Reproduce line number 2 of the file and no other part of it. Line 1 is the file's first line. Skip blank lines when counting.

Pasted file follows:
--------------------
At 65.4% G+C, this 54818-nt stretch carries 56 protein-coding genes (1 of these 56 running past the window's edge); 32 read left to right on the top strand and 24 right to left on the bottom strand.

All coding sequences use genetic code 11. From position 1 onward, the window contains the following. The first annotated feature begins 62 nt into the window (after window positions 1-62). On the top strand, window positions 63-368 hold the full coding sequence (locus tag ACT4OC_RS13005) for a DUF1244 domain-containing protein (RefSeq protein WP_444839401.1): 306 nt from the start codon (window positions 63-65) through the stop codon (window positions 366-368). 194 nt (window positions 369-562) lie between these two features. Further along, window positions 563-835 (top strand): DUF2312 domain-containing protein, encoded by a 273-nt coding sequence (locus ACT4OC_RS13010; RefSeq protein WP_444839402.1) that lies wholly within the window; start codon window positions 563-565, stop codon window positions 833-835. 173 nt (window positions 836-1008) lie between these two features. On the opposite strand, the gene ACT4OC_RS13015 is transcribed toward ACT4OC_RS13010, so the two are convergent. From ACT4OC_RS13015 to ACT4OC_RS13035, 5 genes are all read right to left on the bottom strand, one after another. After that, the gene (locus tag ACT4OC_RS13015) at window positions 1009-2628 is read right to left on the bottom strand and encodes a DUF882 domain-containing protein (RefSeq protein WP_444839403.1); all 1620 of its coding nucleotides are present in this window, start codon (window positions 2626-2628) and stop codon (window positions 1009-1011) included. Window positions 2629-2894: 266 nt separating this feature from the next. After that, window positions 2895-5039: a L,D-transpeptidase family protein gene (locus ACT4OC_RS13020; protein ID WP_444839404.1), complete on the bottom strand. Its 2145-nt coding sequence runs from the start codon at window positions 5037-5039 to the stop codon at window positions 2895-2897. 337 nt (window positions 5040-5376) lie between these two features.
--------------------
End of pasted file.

All coding sequences use genetic code 11. From position 1 onward, the window contains the following. The first annotated feature begins 62 nt into the window (after window positions 1-62). On the top strand, window positions 63-368 hold the full coding sequence (locus tag ACT4OC_RS13005) for a DUF1244 domain-containing protein (RefSeq protein WP_444839401.1): 306 nt from the start codon (window positions 63-65) through the stop codon (window positions 366-368). 194 nt (window positions 369-562) lie between these two features. Further along, window positions 563-835 (top strand): DUF2312 domain-containing protein, encoded by a 273-nt coding sequence (locus ACT4OC_RS13010; RefSeq protein WP_444839402.1) that lies wholly within the window; start codon window positions 563-565, stop codon window positions 833-835. 173 nt (window positions 836-1008) lie between these two features. On the opposite strand, the gene ACT4OC_RS13015 is transcribed toward ACT4OC_RS13010, so the two are convergent. From ACT4OC_RS13015 to ACT4OC_RS13035, 5 genes are all read right to left on the bottom strand, one after another. After that, the gene (locus tag ACT4OC_RS13015) at window positions 1009-2628 is read right to left on the bottom strand and encodes a DUF882 domain-containing protein (RefSeq protein WP_444839403.1); all 1620 of its coding nucleotides are present in this window, start codon (window positions 2626-2628) and stop codon (window positions 1009-1011) included. Window positions 2629-2894: 266 nt separating this feature from the next. After that, window positions 2895-5039: a L,D-transpeptidase family protein gene (locus ACT4OC_RS13020; protein ID WP_444839404.1), complete on the bottom strand. Its 2145-nt coding sequence runs from the start codon at window positions 5037-5039 to the stop codon at window positions 2895-2897. 337 nt (window positions 5040-5376) lie between these two features.